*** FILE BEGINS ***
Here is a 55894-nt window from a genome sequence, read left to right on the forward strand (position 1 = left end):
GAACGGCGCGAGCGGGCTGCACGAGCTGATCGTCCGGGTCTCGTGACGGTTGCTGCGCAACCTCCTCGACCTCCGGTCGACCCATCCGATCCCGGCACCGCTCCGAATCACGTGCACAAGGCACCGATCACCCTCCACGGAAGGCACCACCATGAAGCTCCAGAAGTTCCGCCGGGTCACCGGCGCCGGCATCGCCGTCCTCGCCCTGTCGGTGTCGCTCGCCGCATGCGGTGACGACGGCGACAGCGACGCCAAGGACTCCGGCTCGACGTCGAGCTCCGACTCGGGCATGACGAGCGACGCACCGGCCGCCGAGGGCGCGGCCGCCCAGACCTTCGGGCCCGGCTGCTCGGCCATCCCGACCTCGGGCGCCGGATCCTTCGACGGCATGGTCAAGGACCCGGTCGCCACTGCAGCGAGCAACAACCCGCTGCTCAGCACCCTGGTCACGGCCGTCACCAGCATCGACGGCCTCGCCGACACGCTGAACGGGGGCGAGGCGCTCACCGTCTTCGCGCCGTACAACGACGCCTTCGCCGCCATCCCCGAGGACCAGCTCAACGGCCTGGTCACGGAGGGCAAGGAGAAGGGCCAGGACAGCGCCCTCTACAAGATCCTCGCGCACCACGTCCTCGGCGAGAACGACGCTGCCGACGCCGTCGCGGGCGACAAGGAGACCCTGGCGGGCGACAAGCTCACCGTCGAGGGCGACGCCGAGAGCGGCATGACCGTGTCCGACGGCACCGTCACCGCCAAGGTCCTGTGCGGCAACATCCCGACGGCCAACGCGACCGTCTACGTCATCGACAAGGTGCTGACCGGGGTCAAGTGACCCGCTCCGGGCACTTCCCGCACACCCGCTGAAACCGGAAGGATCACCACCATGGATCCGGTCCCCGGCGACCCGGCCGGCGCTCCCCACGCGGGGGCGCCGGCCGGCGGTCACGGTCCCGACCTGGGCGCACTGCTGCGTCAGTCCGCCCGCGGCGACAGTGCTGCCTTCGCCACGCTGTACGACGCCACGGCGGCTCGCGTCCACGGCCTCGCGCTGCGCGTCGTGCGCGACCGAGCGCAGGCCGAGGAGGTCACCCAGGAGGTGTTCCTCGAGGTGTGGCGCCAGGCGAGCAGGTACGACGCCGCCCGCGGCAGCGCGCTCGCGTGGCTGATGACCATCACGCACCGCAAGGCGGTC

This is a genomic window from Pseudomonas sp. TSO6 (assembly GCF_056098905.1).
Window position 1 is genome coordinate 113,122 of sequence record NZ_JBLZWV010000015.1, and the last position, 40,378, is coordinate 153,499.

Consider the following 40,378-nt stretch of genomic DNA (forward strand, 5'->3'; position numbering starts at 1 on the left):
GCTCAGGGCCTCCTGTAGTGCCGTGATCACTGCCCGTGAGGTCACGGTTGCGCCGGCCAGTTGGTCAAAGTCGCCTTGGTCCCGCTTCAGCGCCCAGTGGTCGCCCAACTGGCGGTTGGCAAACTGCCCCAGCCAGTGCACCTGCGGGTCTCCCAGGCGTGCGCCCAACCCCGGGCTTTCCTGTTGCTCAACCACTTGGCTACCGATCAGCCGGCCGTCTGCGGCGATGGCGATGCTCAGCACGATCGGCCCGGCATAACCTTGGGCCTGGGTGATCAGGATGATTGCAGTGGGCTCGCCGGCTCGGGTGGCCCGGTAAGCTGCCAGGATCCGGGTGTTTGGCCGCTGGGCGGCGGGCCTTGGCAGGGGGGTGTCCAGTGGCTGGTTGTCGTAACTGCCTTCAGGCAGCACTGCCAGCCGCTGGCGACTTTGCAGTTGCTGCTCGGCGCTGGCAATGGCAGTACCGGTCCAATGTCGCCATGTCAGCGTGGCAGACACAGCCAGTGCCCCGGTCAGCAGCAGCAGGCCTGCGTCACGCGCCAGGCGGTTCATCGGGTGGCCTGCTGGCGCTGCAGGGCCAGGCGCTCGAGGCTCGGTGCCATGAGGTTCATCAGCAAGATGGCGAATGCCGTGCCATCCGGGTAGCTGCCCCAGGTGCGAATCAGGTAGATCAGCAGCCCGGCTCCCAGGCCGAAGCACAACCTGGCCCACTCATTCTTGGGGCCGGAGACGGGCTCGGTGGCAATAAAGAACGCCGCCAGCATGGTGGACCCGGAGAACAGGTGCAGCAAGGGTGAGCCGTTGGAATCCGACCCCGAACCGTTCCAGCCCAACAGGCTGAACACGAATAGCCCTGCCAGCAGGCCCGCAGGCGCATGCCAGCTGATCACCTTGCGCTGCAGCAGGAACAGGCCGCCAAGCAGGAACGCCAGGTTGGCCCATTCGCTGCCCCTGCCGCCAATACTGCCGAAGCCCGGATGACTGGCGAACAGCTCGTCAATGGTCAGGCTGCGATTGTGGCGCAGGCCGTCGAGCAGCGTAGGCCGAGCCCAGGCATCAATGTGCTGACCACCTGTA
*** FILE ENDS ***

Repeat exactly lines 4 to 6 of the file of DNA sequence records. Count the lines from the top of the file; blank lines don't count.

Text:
Window position 1 is genome coordinate 113,122 of sequence record NZ_JBLZWV010000015.1, and the last position, 40,378, is coordinate 153,499.

Consider the following 40,378-nt stretch of genomic DNA (forward strand, 5'->3'; position numbering starts at 1 on the left):
GCTCAGGGCCTCCTGTAGTGCCGTGATCACTGCCCGTGAGGTCACGGTTGCGCCGGCCAGTTGGTCAAAGTCGCCTTGGTCCCGCTTCAGCGCCCAGTGGTCGCCCAACTGGCGGTTGGCAAACTGCCCCAGCCAGTGCACCTGCGGGTCTCCCAGGCGTGCGCCCAACCCCGGGCTTTCCTGTTGCTCAACCACTTGGCTACCGATCAGCCGGCCGTCTGCGGCGATGGCGATGCTCAGCACGATCGGCCCGGCATAACCTTGGGCCTGGGTGATCAGGATGATTGCAGTGGGCTCGCCGGCTCGGGTGGCCCGGTAAGCTGCCAGGATCCGGGTGTTTGGCCGCTGGGCGGCGGGCCTTGGCAGGGGGGTGTCCAGTGGCTGGTTGTCGTAACTGCCTTCAGGCAGCACTGCCAGCCGCTGGCGACTTTGCAGTTGCTGCTCGGCGCTGGCAATGGCAGTACCGGTCCAATGTCGCCATGTCAGCGTGGCAGACACAGCCAGTGCCCCGGTCAGCAGCAGCAGGCCTGCGTCACGCGCCAGGCGGTTCATCGGGTGGCCTGCTGGCGCTGCAGGGCCAGGCGCTCGAGGCTCGGTGCCATGAGGTTCATCAGCAAGATGGCGAATGCCGTGCCATCCGGGTAGCTGCCCCAGGTGCGAATCAGGTAGATCAGCAGCCCGGCTCCCAGGCCGAAGCACAACCTGGCCCACTCATTCTTGGGGCCGGAGACGGGCTCGGTGGCAATAAAGAACGCCGCCAGCATGGTGGACCCGGAGAACAGGTGCAGCAAGGGTGAGCCGTTGGAATCCGACCCCGAACCGTTCCAGCCCAACAGGCTGAACACGAATAGCCCTGCCAGCAGGCCCGCAGGCGCATGCCAGCTGATCACCTTGCGCTGCAGCAGGAACAGGCCGCCAAGCAGGAACGCCAGGTTGGCCCATTCGCTGCCCCTGCCGCCAATACTGCCGAAGCCCGGATGACTGGCGAACAGCTCGTCAATGGTCAGGCTGCGATTGTGGCGCAGGCCGTCGAGCAGCGTAGGCCGAGCCCAGGCATCAATGTGCTGACCACCTGTA